To be honest, all the characters felt kind of underdeveloped, they really needed more depth and nuance to them, it was like Barnhill had merely traced the outlines of each of the characters and plopped them onto the page without really considering much about them beyond those outlines. My favourite characters have all been ones that have real emotional depth to them, and that just felt very lacking in the characters in this book. The relationships in this book also felt kind of flat because the characters weren’t developed enough: I usually love sisterly relationships in books, but the one here didn’t really ring true because Alex and Bea just weren’t developed enough.
The one point I did feel bad for Alex though was when her father left her in charge of her young sister so that he could go and be with his new family. WHO ABANDONS THEIR DAUGHTERS LIKE THAT? Her dad was definitely THE WORST, leaving a 15 (I think?) year old in charge of her seven year old sister!
Apparently this book was initially meant to be a short story, and after finding that out, my feelings towards the book made so much more sense, because all the way through I just was just thinking “this is so much longer than it needs to be”. It would have been a great short story, but the author expanded it far beyond its limits to be a novel, which meant that it ended up repeating the same points over and over. If it had stayed a short story, I reckon it would have been able to make its point much more effectively, but the point got diluted quite a lot over 15 or so hours!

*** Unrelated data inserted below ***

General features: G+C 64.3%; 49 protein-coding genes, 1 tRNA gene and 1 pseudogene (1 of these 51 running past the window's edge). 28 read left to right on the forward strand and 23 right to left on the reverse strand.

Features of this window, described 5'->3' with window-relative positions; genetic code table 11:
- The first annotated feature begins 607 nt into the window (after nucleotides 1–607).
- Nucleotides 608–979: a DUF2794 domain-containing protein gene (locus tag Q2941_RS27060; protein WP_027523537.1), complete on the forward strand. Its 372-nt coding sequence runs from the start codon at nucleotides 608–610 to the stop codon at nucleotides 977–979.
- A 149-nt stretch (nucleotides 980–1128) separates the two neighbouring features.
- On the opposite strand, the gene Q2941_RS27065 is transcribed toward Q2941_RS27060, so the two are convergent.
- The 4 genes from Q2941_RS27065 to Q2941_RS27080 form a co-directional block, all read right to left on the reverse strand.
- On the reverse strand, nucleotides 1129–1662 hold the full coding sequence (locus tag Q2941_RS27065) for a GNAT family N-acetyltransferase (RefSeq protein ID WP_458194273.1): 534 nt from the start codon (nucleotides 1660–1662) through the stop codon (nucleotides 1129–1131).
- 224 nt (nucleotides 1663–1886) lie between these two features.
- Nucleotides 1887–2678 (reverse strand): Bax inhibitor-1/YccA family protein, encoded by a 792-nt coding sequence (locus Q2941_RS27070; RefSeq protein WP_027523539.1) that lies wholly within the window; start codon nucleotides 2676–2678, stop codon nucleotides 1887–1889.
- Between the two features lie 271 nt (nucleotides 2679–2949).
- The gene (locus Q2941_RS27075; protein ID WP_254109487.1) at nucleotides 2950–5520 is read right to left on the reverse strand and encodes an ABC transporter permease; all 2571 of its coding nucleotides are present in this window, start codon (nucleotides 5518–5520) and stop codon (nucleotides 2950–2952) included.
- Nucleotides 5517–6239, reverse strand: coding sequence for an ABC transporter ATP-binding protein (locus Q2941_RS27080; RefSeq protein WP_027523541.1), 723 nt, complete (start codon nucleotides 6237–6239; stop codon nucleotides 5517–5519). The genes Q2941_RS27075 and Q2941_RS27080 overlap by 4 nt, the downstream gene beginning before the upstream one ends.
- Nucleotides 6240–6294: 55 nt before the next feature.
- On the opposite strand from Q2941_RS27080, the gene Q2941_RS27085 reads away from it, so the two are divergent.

I was expecting much more anger from a book supposedly about feminist rage, it seemed to put on this front of feminist rage, but never really go to the true depths of it. It also made very little sense that the women supposedly dragoned because they were tired of being exploited for their labour and yet they come back as dragons and are perfectly happy to just slot right back into their old roles? That seemed to go against everything the author had been trying to say up to that point about dragoning being a consequence of female rage. I was honestly expecting something more along the lines of the dragons burning the whole world down and everyone being wiped out, that would probably have been more fun than what we got! It felt like the author wanted to make a point about female anger, but was too scared to fully lean into the depths of it, and I feel like that’s quite common to be honest? Authors say they want to explore female rage, but they’re too afraid to actually show truly angry women.
The writing style was definitely overly flowery to me, it felt like it was trying too hard to be “lyrical” and I definitely had issues with the author using a lot of the same phrases over and over again.